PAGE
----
After Tim Wagner decided to stop treatment for a brain tumor and receive comfort care from WellSpan Hospice Home Health, his social worker asked him if he had a dream.
“Dream big!” social worker Lisa Dorsey urged.
Tim didn’t hesitate. A Phillies fan for more than 50 years, the 62-year-old Myerstown man wanted to see his beloved team play and get the chance to meet one of his favorite players.
Tim now uses a wheelchair and has other complex medical needs. He was too ill to travel to a Phillies game he planned to see in Cleveland this summer. How could Lisa help make Tim’s dream come true?
Knowing she had to work quickly, Lisa reached out to her WellSpan supervisors for help. What happened next felt like a miracle to Tim and his family.
Working their connections in the community and region, a determined WellSpan team swiftly put together a memorable trip to a Phillies game for Tim and 15 of his family and friends.
Dr. John Deitch, WellSpan vice president and chief medical officer of the orthopedic service line, reached out to a friend who works for the Phillies organization. The team supplied free tickets, dinner, and other special treats for the group.
Brad Bame, regional director of WellSpan Philanthropy, reached out to the Anne Fund in Lebanon, a non-profit organization that benefits families battling cancer. The Fund provided a limousine so Tim could travel comfortably to and from the game.
“Awesome!” is Tim’s description of the day. “I just can’t say enough. Everything went the way I was hoping it would go – plus some.”
“It was like the best day of his life,” says Tim’s sister, Karen, who works for WellSpan as a visiting nurse, and accompanied Tim to the game along with the pair’s other sibling, John.
Also traveling with Tim were members of his WellSpan care team, who planned ahead for Tim’s safety during the trip. They included Lisa, the hospice social worker; Dr. Neenos Alnoor, an oncologist and the hospice medical director in Lebanon County; Dawn Hoover, a hospice nurse; and LeAnne Moyer, hospice clinical supervisor.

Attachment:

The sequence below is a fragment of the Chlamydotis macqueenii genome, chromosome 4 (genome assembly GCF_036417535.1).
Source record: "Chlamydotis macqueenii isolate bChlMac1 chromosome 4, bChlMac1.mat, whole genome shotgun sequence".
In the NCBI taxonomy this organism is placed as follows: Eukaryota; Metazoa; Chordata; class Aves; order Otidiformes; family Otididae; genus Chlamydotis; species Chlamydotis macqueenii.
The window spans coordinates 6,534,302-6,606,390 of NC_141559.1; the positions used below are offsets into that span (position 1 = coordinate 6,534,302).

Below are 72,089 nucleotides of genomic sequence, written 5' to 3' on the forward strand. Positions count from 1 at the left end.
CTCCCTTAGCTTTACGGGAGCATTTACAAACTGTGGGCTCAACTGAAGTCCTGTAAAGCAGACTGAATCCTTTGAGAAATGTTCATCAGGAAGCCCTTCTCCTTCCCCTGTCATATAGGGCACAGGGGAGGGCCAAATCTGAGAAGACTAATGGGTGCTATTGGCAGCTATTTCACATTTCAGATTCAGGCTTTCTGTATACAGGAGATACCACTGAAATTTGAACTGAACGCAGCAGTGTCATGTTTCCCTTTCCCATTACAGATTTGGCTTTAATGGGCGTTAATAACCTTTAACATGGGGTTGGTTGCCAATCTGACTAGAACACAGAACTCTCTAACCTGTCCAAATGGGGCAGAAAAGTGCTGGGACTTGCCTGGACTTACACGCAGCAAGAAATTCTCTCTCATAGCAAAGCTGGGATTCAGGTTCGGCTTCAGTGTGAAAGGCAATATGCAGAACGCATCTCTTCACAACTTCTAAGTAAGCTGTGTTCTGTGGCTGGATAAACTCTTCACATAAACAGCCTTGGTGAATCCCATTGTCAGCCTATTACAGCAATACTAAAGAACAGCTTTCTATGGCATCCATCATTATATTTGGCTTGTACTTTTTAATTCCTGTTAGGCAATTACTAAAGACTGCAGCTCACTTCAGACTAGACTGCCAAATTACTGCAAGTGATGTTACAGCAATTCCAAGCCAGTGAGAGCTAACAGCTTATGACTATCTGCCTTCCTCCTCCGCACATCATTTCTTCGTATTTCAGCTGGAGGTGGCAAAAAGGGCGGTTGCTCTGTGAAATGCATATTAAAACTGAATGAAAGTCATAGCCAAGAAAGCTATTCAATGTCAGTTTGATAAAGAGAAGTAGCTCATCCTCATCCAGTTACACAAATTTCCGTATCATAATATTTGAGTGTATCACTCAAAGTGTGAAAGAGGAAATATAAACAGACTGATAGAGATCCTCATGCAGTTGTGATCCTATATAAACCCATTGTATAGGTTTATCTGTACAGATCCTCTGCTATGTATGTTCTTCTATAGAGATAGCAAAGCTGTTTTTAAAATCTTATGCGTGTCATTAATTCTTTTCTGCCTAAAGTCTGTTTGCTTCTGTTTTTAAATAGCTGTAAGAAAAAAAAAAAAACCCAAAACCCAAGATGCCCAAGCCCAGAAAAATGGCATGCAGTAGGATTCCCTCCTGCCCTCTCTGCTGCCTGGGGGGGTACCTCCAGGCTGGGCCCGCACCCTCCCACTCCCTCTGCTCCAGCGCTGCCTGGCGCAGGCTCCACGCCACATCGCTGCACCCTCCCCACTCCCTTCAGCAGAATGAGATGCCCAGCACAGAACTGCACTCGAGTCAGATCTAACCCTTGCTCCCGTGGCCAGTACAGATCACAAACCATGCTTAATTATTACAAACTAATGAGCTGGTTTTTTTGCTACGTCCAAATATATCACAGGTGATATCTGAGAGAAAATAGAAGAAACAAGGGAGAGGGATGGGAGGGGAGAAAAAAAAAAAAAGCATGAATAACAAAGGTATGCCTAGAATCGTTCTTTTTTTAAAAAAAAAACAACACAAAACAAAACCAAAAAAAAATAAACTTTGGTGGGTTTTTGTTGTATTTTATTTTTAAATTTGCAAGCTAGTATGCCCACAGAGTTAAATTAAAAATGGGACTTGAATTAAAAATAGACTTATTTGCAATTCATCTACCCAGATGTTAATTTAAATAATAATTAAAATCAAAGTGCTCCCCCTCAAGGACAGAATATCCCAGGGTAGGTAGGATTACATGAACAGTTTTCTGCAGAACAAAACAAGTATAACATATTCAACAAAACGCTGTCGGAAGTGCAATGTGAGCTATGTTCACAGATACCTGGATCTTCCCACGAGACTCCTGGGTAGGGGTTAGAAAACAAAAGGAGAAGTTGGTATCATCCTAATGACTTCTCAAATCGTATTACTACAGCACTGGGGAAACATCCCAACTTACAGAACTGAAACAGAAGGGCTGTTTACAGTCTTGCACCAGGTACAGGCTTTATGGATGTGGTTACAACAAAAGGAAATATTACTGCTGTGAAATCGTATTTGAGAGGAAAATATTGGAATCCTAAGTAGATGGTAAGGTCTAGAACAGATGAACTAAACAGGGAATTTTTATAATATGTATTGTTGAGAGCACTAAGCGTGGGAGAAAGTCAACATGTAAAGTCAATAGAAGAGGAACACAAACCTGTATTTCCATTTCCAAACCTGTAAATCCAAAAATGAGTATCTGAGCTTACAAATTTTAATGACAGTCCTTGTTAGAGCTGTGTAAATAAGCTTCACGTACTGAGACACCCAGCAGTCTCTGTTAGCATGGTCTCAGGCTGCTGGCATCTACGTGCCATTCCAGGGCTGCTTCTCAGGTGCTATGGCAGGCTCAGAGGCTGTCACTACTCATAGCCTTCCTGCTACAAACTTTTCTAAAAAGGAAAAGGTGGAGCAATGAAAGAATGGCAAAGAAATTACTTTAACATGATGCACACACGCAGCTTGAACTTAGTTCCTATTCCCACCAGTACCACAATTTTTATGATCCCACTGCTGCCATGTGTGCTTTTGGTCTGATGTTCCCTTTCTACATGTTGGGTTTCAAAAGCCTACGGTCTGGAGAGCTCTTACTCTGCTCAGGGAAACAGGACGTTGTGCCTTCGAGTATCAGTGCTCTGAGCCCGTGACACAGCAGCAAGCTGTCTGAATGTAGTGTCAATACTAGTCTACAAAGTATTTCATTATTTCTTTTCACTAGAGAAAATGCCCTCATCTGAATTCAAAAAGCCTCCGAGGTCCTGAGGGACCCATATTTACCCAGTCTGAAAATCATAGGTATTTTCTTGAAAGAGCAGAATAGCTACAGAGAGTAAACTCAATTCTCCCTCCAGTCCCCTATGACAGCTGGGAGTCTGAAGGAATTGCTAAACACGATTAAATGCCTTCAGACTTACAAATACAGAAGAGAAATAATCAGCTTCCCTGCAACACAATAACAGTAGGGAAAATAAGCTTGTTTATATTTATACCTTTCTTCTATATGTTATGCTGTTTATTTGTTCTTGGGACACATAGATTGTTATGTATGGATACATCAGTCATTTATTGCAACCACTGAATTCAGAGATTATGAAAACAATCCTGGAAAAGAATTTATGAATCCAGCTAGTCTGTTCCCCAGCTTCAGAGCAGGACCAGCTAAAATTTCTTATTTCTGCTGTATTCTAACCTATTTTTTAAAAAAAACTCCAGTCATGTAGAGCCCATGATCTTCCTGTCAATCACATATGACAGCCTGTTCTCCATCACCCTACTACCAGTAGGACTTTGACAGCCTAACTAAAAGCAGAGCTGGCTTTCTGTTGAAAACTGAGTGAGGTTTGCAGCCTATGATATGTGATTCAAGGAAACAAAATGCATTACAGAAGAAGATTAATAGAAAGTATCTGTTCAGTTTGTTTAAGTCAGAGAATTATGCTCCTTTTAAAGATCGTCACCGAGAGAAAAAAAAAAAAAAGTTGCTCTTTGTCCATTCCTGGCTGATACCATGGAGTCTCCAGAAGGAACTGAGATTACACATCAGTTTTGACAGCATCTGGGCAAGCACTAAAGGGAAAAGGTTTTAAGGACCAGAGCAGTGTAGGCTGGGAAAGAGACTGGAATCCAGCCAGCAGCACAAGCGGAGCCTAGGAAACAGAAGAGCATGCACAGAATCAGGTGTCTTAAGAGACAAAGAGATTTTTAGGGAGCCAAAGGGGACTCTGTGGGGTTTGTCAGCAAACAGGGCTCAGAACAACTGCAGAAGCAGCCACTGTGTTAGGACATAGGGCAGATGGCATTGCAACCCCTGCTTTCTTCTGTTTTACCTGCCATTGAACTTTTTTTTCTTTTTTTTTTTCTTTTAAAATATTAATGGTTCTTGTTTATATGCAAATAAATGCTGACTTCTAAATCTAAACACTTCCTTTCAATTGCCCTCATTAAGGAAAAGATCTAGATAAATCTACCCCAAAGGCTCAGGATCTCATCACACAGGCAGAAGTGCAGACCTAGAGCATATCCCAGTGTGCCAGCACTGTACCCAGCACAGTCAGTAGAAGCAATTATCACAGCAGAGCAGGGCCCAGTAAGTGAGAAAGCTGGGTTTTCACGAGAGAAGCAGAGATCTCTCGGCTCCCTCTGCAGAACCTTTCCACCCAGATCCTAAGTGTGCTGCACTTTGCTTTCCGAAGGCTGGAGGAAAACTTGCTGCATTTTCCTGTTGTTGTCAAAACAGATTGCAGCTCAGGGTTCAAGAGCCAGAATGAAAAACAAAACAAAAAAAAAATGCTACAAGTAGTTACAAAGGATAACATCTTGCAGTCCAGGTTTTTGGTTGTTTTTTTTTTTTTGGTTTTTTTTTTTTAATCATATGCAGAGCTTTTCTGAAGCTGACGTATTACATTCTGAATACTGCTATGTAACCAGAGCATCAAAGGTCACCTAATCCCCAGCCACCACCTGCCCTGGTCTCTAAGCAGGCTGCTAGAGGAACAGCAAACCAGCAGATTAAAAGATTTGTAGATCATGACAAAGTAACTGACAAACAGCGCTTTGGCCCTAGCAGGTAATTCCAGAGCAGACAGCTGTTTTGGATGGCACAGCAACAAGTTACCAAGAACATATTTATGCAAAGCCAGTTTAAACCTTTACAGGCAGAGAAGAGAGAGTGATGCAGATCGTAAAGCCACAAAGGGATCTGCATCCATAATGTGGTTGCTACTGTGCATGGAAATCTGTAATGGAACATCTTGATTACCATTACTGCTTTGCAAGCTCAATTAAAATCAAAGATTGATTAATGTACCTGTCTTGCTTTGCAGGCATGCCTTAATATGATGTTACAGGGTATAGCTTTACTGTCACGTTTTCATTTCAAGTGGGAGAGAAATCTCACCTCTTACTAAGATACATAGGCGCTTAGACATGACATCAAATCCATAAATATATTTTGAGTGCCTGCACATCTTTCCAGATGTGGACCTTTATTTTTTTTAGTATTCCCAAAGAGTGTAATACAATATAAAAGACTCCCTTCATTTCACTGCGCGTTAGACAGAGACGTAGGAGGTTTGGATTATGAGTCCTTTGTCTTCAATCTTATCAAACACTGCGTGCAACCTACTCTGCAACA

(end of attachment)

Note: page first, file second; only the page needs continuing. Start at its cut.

The limo ride got things off to a rousing start, with Tim singing karaoke to his favorite heavy metal bands on the way to Citizens Bank Park.
Once there, Tim was treated to a meet-and-greet with former Phillies player and Major League Baseball All-Star John Kruk, who is now an announcer for the team. Kruk, known for his wit and larger-than-life personality, shared laughter, stories, and observations about the game (including his occasional distaste for umpires). He was unhurried and generous with his time, having to be shooed out of the meeting by his assistants so he could get on the air, autographing a Phillies cap for Tim before he left.
The group got to go on the field, ate dinner at the CP Rankin Club restaurant in the park (cheeseburger, hold the veggie toppings, and fries for Tim), and then enjoyed watching the game in the Hall of Fame Club by the third-base line. The game was not only a victory for the Phillies, who beat the Washington Nationals 7-0, but also a rare no-hitter, just the 14th in franchise history.
The group reluctantly made their exit as the lights went down on the ballpark.
“The ushers were telling us we had to go home,” Tim says, laughing.
Lisa and her hospice co-workers encourage all of their patients to set goals or dream dreams and work to help them accomplish them, providing a personalized approach. The team has arranged birthday bashes, graduation parties, leaf-peeping drives, and even a visit from Santa Claus for a 70s-ish patient who never had the chance to sit on the jolly man’s lap as a child.
Their goal is to care for patients and help them live their days with joy, in the way they choose.
“We could leave the disease behind and go to this game, and Tim could be Tim,” says Dawn, his hospice nurse. “That’s what we want for everyone.”
Learn more about the hospice that served Tim, and its multi-dimensional services, by going here.